Raisin’ Cain – The Wild and Raucous Story of Johnny Winter – Mary Lou Sullivan (Backbeat Books) Book review Johnny Winter was one of the most influential guitarists of the Seventies; yet, we know very little about him. A quick web search brings up surprisingly little about his personal life. Part of the reason is that unlike blues contemporaries like Eric Clapton or Steve Miller, Winter never crossed over to the Pop charts. But, after reading this book, you find out that there’s some very good reasons for Johnny’s disappearance.
Raisin’ Cain tells the complete story of Johnny Winter, beginning with his early years of growing up in Beaumont, Texas, being drawn at an early age to the African American roots music, certainly in part because Winter could sympathize with being discriminated against for the way you looked. If there’s a common thread that runs throughout the book, it’s that Johnny Winter has always wanted to just play the blues. Much of the struggles here center around how other people want him to play something else, namely rock n’ roll, to make better money. But, Winter always returns to his passion—the blues. Raisin’ Cain also reminds us that Winter was a major player in the rock scene of the late 60’s and early 70’s. He befriended Jimi Hendrix and would jam with him frequently, he dated Janis Joplin and played the legendary Woodstock Festival, but was left out of the movie because his manager was haggling about money. And that is only the tip of the iceberg in the managerial blunders department. The book profiles Winter’s constant battles with a long list of ill-chosen managers who push him into bad career choices and release older recordings without his consent, while making sure he’s properly medicated and sheltered from his own finances, and even his own fans.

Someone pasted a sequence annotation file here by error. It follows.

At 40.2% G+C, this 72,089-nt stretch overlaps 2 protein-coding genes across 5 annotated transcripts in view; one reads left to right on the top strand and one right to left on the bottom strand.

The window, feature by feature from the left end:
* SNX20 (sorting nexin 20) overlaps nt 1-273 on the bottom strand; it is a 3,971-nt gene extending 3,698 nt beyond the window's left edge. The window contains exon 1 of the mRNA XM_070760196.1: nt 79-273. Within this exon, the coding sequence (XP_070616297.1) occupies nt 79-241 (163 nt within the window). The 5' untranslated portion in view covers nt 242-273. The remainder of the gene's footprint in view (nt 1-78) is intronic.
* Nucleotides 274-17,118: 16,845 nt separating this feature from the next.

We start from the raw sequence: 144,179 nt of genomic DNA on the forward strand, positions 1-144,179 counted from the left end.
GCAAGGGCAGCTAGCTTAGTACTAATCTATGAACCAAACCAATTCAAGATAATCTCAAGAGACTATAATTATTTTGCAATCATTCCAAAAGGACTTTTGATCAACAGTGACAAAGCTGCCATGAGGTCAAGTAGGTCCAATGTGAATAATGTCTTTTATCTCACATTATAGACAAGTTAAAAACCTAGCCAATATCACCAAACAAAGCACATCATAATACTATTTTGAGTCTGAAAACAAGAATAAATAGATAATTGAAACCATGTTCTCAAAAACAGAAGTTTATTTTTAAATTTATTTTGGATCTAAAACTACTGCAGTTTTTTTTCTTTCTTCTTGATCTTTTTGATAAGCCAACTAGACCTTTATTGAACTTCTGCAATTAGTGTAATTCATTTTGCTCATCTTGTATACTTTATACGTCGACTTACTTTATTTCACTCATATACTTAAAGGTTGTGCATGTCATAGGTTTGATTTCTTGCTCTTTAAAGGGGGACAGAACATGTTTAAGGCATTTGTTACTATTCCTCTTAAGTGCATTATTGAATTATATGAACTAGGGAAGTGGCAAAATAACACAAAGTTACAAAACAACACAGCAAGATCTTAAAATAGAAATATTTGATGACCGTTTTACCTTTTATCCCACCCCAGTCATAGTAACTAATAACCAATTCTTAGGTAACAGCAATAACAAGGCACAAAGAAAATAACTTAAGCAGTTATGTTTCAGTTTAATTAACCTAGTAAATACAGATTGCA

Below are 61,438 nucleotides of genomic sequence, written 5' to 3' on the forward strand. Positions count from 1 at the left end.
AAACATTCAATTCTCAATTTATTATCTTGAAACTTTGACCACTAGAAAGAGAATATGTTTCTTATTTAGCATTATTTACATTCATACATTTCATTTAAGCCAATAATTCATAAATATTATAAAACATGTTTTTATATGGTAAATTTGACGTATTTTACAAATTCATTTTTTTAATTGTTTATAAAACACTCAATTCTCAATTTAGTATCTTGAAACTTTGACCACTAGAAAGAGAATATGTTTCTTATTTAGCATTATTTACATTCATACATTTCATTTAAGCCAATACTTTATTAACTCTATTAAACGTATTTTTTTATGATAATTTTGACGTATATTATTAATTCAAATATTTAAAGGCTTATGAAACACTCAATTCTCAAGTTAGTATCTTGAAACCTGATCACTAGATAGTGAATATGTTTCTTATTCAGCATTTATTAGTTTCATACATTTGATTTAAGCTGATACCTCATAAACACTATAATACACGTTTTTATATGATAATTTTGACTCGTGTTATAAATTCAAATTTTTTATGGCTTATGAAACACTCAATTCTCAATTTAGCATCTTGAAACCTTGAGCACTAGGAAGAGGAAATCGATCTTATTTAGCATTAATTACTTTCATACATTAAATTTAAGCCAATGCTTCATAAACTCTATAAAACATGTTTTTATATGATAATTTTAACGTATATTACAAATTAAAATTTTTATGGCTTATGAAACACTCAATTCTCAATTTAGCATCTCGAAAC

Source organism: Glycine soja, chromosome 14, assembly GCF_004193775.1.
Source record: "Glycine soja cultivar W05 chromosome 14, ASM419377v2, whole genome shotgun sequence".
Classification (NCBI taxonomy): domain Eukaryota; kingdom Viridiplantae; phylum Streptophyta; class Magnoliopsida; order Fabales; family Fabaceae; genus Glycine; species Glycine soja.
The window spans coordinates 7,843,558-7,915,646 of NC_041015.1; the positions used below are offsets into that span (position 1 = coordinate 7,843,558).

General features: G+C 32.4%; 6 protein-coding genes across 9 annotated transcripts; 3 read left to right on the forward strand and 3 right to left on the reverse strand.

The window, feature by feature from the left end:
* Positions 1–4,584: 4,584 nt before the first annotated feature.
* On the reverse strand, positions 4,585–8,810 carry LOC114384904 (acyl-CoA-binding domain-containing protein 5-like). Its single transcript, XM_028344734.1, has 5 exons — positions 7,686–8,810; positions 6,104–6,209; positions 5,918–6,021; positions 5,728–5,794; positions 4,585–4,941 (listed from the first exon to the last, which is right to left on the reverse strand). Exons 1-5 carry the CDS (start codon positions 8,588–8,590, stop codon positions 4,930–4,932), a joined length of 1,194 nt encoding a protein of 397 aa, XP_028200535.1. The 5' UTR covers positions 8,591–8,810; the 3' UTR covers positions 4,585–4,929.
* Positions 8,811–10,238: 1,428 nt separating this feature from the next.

Author Mary Lou Sullivan does a hell of a job piecing Winter’s difficult past together. The biggest resource for quotes is Johnny Winter himself, whom Sullivan interviewed extensively, and who gives the book his blessing in the foreward. However, Winter admits that large chunks of his memory are clouded in a drug-induced haze. This is where Sullivan enlists the help of several former bandmates, including Rick Derringer, and Tommy Shannon, who later went on to play with Stevie Ray Vaughan, plus countless friends and former girlfriends. She also uses magazine interviews from the past to show how Winter’s opinion of things changed over the years. The end result is an honest account of the life of one of the most under appreciated musicians in rock.